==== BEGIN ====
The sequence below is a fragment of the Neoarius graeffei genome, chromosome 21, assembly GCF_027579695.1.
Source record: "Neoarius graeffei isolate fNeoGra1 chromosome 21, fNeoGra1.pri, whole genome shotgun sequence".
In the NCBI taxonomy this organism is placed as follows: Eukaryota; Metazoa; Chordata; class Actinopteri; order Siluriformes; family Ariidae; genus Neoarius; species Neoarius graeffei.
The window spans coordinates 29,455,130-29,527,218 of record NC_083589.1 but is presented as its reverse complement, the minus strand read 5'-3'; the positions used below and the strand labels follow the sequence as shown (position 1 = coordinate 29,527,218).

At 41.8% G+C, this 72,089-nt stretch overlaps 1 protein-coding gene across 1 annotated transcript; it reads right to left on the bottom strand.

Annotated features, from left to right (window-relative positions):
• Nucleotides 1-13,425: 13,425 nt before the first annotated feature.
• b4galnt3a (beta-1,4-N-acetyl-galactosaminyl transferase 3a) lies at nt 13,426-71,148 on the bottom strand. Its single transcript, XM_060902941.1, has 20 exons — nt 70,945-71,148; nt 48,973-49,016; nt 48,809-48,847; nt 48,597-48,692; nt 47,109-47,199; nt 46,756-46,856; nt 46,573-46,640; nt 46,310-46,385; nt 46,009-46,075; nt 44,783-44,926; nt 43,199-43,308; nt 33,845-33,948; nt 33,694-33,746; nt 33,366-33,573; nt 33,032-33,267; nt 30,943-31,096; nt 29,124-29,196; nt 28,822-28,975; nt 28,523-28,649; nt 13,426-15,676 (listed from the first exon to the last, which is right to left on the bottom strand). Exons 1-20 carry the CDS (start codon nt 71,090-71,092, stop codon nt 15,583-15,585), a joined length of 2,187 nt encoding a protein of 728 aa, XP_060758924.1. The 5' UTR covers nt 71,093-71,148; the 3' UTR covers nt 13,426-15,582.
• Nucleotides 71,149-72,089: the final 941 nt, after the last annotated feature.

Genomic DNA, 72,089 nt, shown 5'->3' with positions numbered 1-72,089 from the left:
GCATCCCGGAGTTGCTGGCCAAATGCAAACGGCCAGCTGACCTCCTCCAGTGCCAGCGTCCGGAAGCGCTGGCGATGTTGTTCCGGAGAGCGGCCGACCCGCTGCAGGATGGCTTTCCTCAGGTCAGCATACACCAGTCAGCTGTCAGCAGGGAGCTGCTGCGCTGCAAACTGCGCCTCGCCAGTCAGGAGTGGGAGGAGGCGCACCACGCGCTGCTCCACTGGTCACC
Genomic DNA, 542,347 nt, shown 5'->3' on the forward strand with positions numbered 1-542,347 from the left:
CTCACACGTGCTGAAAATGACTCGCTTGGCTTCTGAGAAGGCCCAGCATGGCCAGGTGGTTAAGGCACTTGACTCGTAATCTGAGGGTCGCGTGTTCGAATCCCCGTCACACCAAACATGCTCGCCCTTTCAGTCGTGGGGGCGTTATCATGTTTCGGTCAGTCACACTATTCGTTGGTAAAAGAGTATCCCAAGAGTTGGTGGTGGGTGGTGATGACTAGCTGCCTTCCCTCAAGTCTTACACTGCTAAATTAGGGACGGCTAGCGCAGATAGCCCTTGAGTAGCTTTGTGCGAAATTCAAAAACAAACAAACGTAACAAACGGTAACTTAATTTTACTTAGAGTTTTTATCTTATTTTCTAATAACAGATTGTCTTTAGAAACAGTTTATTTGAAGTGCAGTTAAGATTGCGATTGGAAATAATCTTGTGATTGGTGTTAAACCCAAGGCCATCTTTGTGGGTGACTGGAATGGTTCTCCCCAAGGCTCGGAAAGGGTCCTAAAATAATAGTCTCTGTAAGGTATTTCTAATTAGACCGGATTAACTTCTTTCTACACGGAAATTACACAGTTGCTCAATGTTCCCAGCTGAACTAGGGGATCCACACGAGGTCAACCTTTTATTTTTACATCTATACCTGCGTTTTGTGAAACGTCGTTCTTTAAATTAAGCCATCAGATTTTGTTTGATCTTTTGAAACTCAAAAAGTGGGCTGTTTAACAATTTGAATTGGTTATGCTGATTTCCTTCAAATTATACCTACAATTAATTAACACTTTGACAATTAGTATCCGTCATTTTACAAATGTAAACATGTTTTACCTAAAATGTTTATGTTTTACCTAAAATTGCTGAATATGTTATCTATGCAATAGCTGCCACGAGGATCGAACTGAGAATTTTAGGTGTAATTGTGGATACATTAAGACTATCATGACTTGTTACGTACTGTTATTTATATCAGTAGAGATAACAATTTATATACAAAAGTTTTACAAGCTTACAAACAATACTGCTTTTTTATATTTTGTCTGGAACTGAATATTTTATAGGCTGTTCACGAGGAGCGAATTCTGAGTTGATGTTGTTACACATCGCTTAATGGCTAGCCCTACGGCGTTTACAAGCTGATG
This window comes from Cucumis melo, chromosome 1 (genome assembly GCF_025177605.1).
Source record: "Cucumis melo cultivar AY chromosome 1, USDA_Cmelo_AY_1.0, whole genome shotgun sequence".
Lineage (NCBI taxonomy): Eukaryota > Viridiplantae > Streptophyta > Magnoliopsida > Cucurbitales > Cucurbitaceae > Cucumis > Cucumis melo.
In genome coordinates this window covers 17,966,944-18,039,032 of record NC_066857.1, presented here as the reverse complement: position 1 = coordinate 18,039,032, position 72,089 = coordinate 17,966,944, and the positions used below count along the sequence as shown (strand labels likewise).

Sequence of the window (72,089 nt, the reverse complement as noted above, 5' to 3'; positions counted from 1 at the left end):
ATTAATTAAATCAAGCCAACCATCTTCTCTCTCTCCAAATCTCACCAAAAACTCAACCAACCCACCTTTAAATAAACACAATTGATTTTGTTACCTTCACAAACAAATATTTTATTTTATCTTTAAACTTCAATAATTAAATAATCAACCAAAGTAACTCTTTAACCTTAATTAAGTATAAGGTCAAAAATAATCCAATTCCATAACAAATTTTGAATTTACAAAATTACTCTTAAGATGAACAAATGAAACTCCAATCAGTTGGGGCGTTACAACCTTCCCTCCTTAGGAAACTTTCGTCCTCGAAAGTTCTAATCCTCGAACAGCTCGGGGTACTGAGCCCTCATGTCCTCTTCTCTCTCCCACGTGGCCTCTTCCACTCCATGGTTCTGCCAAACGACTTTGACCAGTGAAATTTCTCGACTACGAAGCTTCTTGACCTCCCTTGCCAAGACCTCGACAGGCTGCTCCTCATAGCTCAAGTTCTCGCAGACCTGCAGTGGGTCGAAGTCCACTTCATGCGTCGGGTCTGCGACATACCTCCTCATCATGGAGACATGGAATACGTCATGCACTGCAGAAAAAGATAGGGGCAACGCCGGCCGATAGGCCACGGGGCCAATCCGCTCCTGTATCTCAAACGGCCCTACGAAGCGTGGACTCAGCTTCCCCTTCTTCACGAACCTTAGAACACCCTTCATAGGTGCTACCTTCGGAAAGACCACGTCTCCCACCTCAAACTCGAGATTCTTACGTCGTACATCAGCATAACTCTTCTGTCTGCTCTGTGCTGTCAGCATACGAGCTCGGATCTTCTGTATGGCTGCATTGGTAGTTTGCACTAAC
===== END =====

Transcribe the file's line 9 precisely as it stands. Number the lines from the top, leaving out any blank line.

• Nucleotides 71,149-72,089: the final 941 nt, after the last annotated feature.